With spring upon us, you probably have already started to get an uptick of patients with complaints of itchy and watery eyes, redness, and even dryness. Once you determine that the cause is indeed ocular allergies, here are some pointers to help make optometry coding and billing as easy as a spring breeze.
Diagnosis coding for ocular allergies in ICD-10
While your main diagnosis may be allergic conjunctivitis, it is important to remember to be specific and document all of your findings and reported symptoms.
- OD H10.11
- OS H10.12
- OU H10.13
- OD H10.011
- OS H10.012
- OU H10.013
- Atopic H10.45
- OD H10.431
- OS H10.432
- OU H10.433
- Giant papillary
- OD H10.411
- OS H10.412
- OU H10.413
- Vernal H10.44
- Punctate Keratitis
- OD H16.141
- OS H16.142
- OU H16.143
- OD H11.431
- OS H11.432
- OU H11.433
- Pruritus L29.8
- OD H04.201
- OS H04.202
- OU H04.203
Don’t forget that many times what the patient believes to be an ocular manifestation of their allergies may be dry eye symptoms brought on as a side effect to using systemic allergy medications. Since this is affecting the lacrimal glands the following codes would be appropriate.
- Dry eye symptoms related to lacrimal function
- OD H04.121
- OS H04.122
- OU H04.123
Exam coding for ocular allergies in ICD-10
While coding signs and symptoms may be fairly straightforward, coding the exam itself may be a little more tricky. We will break it down by patients presenting for an annual exam with a secondary complaint of allergy symptoms, and a patient presenting for a medical exam with a primary complaint of allergy symptoms.
The first thing to assess is whether the patient is considered “new” or “established.” According to American Medical Association CPT 2021 Professional Edition, a “new” patient is one who is presenting to the office for the first time OR has not been seen by yourself or another partner in your office for more than 3 years. Next, you will need to decide if you will be requesting the patient to return for a follow-up to monitor or continue treatment of any diagnosis you have made.
- No follow up required
- New patient 92002
- Established patient 92012
- Follow up required
- New patient 92004
- Established patient 92014
The CPT guidelines have been updated for 2021. What do the new changes mean to you? For new and established patient services reported with codes 99202–99215, a clinician may select the code on the basis of time or medical decision-making (MDM).
MDM consists of three elements and two of the three are required.
The elements are:
- Number and complexity of problems addressed
- Amount and/or complexity of data to be reviewed and analyzed
- Risk of complications and/or morbidity or mortality of patient management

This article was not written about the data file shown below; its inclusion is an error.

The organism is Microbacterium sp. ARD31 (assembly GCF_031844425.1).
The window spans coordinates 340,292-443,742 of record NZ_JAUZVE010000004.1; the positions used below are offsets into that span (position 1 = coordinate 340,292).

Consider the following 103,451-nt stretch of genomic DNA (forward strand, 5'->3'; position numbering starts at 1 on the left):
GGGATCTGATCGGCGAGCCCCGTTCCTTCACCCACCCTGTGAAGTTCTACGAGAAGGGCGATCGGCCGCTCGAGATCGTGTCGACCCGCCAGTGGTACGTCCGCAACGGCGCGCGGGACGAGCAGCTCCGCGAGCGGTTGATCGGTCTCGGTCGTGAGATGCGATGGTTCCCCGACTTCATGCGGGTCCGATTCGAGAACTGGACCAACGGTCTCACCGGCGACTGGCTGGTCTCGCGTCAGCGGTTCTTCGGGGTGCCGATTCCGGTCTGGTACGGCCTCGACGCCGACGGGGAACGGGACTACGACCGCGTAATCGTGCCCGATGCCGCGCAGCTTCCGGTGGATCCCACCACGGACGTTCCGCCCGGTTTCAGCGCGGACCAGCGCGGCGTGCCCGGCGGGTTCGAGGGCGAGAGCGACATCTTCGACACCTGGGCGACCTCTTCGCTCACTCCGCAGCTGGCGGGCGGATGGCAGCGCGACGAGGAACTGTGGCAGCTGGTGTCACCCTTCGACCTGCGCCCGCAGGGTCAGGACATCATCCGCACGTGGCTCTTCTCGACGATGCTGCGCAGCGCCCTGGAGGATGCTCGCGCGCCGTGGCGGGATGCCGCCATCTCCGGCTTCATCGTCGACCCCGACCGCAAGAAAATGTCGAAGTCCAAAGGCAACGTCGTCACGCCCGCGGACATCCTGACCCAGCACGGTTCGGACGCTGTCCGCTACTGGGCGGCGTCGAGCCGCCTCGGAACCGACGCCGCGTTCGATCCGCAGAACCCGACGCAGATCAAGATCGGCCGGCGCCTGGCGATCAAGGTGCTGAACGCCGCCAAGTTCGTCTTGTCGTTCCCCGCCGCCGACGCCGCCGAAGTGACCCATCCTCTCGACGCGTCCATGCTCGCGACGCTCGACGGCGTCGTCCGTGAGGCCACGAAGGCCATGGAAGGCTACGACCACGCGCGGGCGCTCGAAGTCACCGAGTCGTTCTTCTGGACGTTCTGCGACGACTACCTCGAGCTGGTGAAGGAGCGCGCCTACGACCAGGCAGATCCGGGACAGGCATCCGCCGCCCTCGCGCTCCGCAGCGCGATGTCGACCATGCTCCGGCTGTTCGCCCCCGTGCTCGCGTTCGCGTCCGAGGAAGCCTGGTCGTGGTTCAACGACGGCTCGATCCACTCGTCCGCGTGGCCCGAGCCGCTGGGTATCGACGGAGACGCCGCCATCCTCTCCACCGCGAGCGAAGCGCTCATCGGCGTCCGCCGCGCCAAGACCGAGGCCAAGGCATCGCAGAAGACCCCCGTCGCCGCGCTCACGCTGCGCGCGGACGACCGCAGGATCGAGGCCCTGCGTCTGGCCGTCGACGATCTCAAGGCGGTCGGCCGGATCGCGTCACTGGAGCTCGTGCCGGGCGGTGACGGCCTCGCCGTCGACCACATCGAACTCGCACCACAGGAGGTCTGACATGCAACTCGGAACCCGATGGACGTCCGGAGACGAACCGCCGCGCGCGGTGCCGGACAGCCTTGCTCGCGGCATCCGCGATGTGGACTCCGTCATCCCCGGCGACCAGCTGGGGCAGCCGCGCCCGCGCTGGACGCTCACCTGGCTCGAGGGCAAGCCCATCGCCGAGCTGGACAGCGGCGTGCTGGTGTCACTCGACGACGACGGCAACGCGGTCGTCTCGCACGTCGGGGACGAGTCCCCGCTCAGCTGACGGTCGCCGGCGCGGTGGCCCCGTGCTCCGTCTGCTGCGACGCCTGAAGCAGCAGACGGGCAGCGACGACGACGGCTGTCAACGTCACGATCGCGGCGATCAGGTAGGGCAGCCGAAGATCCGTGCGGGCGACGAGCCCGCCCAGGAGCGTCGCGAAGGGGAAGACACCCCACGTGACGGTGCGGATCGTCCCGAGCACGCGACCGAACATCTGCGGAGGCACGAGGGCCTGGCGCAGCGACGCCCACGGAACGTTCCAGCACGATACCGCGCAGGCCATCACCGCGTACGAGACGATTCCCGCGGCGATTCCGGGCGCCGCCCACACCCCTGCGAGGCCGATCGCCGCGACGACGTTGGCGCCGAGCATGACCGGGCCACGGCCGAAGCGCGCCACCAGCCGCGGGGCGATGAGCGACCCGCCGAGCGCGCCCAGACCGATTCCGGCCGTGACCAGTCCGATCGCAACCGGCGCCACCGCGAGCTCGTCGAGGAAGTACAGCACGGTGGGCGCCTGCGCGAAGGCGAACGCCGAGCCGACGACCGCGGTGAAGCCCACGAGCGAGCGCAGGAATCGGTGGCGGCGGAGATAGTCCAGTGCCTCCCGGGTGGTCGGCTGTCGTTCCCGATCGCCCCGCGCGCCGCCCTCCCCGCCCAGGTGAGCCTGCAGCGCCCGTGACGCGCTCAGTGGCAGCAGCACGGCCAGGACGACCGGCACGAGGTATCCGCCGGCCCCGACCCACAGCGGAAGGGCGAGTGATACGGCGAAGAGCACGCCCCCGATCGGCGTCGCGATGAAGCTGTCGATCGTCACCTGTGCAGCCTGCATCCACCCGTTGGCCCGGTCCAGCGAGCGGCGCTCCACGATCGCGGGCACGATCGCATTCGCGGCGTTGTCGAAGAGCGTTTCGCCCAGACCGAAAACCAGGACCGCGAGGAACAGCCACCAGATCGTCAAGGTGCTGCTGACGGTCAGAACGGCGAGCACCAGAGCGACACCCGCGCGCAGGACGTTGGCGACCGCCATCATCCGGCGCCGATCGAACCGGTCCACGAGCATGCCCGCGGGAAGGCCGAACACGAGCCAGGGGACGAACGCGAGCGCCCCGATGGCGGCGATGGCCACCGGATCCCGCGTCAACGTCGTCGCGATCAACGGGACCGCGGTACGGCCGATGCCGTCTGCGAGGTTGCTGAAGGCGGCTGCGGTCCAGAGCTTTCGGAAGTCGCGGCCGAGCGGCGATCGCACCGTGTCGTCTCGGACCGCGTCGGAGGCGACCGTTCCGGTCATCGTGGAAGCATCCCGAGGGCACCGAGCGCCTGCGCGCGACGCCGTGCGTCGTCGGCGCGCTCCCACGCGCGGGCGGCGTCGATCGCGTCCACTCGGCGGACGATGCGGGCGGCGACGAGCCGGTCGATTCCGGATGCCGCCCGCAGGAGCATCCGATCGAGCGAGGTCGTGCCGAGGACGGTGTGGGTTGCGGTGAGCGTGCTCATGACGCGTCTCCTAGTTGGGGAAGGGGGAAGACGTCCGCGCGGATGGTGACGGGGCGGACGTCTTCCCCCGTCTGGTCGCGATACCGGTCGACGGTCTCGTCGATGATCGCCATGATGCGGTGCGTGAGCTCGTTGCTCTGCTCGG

Note the 99201 code has been eliminated. As you will see, the new codes are based on MDM and time. Previously 99201 required a straightforward MDM as the minimum component. Now that 99202 also requires a straightforward MDM and is the minimum amount of time spent with the patient, so 99201 became redundant.
|99202||Medically appropriate history and/or examination||Straightforward||15-29|
|99203||Medically appropriate history and/or examination||Low||30-44|
|99204||Medically appropriate history and/or examination||Moderate||45-59|
|99205||Medically appropriate history and/or examination||High||60-74|
The 99211 code is still available but does not have a time component. It is assumed that the interaction is brief and requires minimal MDM.
|99212||Medically appropriate history and/or examination||Straightforward||10-19|
|99213||Medically appropriate history and/or examination||Low||20-29|
|99214||Medically appropriate history and/or examination||Moderate||30-39|
|99215||Medically appropriate history and/or examination||High||40-54|
Two key components to choosing the level of service now are that history and exam don’t count toward the level of service, but ALL time spent caring for the patient on a particular day counts.
You still need to document a medically appropriate history and exam. However, the history may be obtained by staff members and reviewed by the billing practitioner.
What counts for time of patient care?
This includes all time spent on the day of service, including preparing to see the patient, seeing the patient, phone calls or other work done after the visit and documenting in the medical record. Count all of the face-to-face and non–face-to-face time spent by the billing clinician on the day of the visit. This allows you to be compensated when you spend a significant amount of time doing work before or after the visit with the patient. All time must be spent on the day of the patient’s visit, do NOT include any staff time or time spent on any days before or after the visit.
Activities on the day of visit that qualify include:
- Preparing to see the patient (eg, review of tests)
- Obtaining and/or reviewing separately obtained history
- Performing a medically appropriate examination and/or evaluation
- Counseling and educating the patient/family/caregiver
- Ordering medications, tests, or procedures
- Referring and communicating with other healthcare professionals
- Documenting clinical information in the electronic or other health record
- Independently interpreting results and communicating results to the patient/family/caregiver
- Care coordination
These new guidelines allow us to be more fairly compensated for the time it takes for a medical visit, while also taking a lot of the headache and stress out of trying to choose the appropriate code. Hope you have a beautiful spring and your reimbursements bloom with proper coding and billing!